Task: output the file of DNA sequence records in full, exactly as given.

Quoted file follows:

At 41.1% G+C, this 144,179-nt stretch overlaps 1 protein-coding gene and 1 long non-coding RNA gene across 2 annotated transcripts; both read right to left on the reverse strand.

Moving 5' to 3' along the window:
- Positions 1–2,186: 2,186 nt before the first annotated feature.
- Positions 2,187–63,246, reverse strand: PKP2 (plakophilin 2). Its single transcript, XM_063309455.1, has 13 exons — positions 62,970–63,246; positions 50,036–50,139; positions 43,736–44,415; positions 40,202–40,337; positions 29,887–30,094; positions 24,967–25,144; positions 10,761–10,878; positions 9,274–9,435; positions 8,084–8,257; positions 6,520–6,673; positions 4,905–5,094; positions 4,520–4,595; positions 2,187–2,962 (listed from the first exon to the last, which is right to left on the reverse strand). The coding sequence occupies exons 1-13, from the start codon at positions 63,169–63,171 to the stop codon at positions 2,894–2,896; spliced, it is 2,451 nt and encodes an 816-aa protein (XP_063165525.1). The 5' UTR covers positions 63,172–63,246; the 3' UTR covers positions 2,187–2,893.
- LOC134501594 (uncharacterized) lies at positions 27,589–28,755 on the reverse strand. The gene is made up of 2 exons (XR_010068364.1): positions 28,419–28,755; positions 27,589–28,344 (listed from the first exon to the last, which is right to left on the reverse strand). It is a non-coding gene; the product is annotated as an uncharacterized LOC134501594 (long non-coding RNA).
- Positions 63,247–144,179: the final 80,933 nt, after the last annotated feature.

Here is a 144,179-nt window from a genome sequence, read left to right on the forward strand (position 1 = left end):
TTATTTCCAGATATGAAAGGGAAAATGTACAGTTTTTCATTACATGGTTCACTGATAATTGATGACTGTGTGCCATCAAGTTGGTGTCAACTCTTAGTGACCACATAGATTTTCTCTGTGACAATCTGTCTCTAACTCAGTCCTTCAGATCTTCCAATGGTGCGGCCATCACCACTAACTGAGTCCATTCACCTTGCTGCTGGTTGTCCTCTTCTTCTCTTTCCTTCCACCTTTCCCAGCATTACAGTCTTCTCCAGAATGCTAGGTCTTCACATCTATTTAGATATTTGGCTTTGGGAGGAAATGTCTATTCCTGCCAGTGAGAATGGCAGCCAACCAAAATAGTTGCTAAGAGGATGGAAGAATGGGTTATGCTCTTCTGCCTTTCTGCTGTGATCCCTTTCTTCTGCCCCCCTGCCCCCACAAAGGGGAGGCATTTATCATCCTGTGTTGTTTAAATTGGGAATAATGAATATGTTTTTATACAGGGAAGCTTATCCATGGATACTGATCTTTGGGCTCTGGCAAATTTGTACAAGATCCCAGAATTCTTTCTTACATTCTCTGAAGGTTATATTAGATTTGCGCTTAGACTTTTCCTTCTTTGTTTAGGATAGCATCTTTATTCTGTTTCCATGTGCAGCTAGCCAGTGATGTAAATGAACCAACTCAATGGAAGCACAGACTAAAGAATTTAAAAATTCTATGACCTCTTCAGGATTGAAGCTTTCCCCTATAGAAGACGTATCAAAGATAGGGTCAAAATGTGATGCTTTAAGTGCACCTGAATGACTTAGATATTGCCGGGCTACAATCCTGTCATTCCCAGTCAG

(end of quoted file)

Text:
At 41.1% G+C, this 144,179-nt stretch overlaps 1 protein-coding gene and 1 long non-coding RNA gene across 2 annotated transcripts; both read right to left on the reverse strand.

Moving 5' to 3' along the window:
- Positions 1–2,186: 2,186 nt before the first annotated feature.
- Positions 2,187–63,246, reverse strand: PKP2 (plakophilin 2). Its single transcript, XM_063309455.1, has 13 exons — positions 62,970–63,246; positions 50,036–50,139; positions 43,736–44,415; positions 40,202–40,337; positions 29,887–30,094; positions 24,967–25,144; positions 10,761–10,878; positions 9,274–9,435; positions 8,084–8,257; positions 6,520–6,673; positions 4,905–5,094; positions 4,520–4,595; positions 2,187–2,962 (listed from the first exon to the last, which is right to left on the reverse strand). The coding sequence occupies exons 1-13, from the start codon at positions 63,169–63,171 to the stop codon at positions 2,894–2,896; spliced, it is 2,451 nt and encodes an 816-aa protein (XP_063165525.1). The 5' UTR covers positions 63,172–63,246; the 3' UTR covers positions 2,187–2,893.
- LOC134501594 (uncharacterized) lies at positions 27,589–28,755 on the reverse strand. The gene is made up of 2 exons (XR_010068364.1): positions 28,419–28,755; positions 27,589–28,344 (listed from the first exon to the last, which is right to left on the reverse strand). It is a non-coding gene; the product is annotated as an uncharacterized LOC134501594 (long non-coding RNA).
- Positions 63,247–144,179: the final 80,933 nt, after the last annotated feature.

Here is a 144,179-nt window from a genome sequence, read left to right on the forward strand (position 1 = left end):
TTATTTCCAGATATGAAAGGGAAAATGTACAGTTTTTCATTACATGGTTCACTGATAATTGATGACTGTGTGCCATCAAGTTGGTGTCAACTCTTAGTGACCACATAGATTTTCTCTGTGACAATCTGTCTCTAACTCAGTCCTTCAGATCTTCCAATGGTGCGGCCATCACCACTAACTGAGTCCATTCACCTTGCTGCTGGTTGTCCTCTTCTTCTCTTTCCTTCCACCTTTCCCAGCATTACAGTCTTCTCCAGAATGCTAGGTCTTCACATCTATTTAGATATTTGGCTTTGGGAGGAAATGTCTATTCCTGCCAGTGAGAATGGCAGCCAACCAAAATAGTTGCTAAGAGGATGGAAGAATGGGTTATGCTCTTCTGCCTTTCTGCTGTGATCCCTTTCTTCTGCCCCCCTGCCCCCACAAAGGGGAGGCATTTATCATCCTGTGTTGTTTAAATTGGGAATAATGAATATGTTTTTATACAGGGAAGCTTATCCATGGATACTGATCTTTGGGCTCTGGCAAATTTGTACAAGATCCCAGAATTCTTTCTTACATTCTCTGAAGGTTATATTAGATTTGCGCTTAGACTTTTCCTTCTTTGTTTAGGATAGCATCTTTATTCTGTTTCCATGTGCAGCTAGCCAGTGATGTAAATGAACCAACTCAATGGAAGCACAGACTAAAGAATTTAAAAATTCTATGACCTCTTCAGGATTGAAGCTTTCCCCTATAGAAGACGTATCAAAGATAGGGTCAAAATGTGATGCTTTAAGTGCACCTGAATGACTTAGATATTGCCGGGCTACAATCCTGTCATTCCCAGTCAG